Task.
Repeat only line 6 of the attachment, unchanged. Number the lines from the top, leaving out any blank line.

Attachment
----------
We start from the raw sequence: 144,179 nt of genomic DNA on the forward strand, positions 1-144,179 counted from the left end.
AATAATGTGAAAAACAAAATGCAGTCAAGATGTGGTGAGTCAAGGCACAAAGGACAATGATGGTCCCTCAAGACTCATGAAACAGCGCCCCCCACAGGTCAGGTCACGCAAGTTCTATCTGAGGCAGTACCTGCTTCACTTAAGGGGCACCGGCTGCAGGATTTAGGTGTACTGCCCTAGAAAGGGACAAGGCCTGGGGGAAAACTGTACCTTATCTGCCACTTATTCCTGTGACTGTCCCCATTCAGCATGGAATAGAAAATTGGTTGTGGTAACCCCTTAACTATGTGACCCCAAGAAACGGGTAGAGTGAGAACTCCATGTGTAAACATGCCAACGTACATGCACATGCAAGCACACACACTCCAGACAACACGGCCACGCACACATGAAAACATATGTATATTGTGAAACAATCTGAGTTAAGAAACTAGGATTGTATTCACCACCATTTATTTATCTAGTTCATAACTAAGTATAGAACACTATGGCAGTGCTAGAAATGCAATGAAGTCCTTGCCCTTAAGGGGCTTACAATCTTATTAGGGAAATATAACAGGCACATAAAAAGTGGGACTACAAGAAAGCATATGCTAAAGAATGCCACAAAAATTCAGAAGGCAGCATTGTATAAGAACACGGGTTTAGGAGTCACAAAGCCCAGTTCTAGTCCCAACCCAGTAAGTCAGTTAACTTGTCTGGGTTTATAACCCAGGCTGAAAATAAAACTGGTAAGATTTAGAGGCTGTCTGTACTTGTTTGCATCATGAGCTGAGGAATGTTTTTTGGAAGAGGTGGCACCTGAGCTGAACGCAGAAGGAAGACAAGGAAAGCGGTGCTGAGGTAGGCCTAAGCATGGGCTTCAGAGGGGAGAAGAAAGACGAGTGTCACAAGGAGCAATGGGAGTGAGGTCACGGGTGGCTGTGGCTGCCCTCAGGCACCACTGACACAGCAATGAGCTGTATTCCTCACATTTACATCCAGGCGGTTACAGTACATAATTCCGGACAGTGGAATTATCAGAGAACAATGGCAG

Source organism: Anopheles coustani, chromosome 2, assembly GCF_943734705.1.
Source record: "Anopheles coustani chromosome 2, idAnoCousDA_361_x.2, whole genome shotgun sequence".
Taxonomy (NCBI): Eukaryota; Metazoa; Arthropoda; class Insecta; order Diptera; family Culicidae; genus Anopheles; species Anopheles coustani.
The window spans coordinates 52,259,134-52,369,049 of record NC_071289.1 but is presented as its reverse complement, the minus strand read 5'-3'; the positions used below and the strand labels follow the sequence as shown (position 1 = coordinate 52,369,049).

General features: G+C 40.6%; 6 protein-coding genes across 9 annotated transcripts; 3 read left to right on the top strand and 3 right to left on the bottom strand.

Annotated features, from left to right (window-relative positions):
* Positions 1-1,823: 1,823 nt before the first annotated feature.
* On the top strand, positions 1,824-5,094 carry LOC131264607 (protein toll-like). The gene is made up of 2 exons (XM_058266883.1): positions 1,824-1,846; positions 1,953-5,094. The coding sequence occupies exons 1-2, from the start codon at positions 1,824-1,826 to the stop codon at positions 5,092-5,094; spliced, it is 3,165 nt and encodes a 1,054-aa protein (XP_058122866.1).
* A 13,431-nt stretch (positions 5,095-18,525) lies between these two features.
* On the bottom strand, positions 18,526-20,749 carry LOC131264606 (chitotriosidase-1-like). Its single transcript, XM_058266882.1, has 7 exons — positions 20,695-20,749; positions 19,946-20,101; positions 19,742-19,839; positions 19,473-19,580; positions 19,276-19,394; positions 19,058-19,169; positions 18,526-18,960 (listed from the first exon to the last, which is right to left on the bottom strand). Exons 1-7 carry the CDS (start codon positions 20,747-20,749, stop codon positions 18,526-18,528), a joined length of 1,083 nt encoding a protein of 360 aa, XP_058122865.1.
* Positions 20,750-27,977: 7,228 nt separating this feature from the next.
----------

The window spans coordinates 52,259,134-52,369,049 of record NC_071289.1 but is presented as its reverse complement, the minus strand read 5'-3'; the positions used below and the strand labels follow the sequence as shown (position 1 = coordinate 52,369,049).